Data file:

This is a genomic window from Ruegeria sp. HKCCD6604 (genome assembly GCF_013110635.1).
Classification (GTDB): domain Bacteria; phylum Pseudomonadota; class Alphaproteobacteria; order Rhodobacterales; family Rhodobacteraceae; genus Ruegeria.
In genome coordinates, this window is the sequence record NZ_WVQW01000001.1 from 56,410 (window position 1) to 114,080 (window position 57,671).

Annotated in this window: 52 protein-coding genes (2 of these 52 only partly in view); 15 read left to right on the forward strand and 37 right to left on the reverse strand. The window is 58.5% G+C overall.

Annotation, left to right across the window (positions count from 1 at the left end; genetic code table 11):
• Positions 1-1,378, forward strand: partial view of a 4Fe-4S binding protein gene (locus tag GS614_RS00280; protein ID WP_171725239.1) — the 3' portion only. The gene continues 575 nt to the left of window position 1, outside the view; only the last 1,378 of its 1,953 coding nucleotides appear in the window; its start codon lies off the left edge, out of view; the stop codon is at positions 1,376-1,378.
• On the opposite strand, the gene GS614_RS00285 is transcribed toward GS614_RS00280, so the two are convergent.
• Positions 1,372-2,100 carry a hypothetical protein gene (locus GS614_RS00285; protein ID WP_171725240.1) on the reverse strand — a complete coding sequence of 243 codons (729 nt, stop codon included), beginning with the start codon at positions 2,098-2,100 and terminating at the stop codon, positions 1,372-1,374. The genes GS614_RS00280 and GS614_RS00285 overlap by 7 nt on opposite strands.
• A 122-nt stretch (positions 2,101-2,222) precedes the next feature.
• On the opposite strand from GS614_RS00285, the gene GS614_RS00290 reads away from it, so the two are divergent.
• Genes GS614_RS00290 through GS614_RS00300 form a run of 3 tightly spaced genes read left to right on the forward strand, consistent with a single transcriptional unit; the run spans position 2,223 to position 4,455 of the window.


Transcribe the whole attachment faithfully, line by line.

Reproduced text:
This is a genomic window from Ruegeria sp. HKCCD6604 (genome assembly GCF_013110635.1).
Classification (GTDB): domain Bacteria; phylum Pseudomonadota; class Alphaproteobacteria; order Rhodobacterales; family Rhodobacteraceae; genus Ruegeria.
In genome coordinates, this window is the sequence record NZ_WVQW01000001.1 from 56,410 (window position 1) to 114,080 (window position 57,671).

Annotated in this window: 52 protein-coding genes (2 of these 52 only partly in view); 15 read left to right on the forward strand and 37 right to left on the reverse strand. The window is 58.5% G+C overall.

Annotation, left to right across the window (positions count from 1 at the left end; genetic code table 11):
• Positions 1-1,378, forward strand: partial view of a 4Fe-4S binding protein gene (locus tag GS614_RS00280; protein ID WP_171725239.1) — the 3' portion only. The gene continues 575 nt to the left of window position 1, outside the view; only the last 1,378 of its 1,953 coding nucleotides appear in the window; its start codon lies off the left edge, out of view; the stop codon is at positions 1,376-1,378.
• On the opposite strand, the gene GS614_RS00285 is transcribed toward GS614_RS00280, so the two are convergent.
• Positions 1,372-2,100 carry a hypothetical protein gene (locus GS614_RS00285; protein ID WP_171725240.1) on the reverse strand — a complete coding sequence of 243 codons (729 nt, stop codon included), beginning with the start codon at positions 2,098-2,100 and terminating at the stop codon, positions 1,372-1,374. The genes GS614_RS00280 and GS614_RS00285 overlap by 7 nt on opposite strands.
• A 122-nt stretch (positions 2,101-2,222) precedes the next feature.
• On the opposite strand from GS614_RS00285, the gene GS614_RS00290 reads away from it, so the two are divergent.
• Genes GS614_RS00290 through GS614_RS00300 form a run of 3 tightly spaced genes read left to right on the forward strand, consistent with a single transcriptional unit; the run spans position 2,223 to position 4,455 of the window.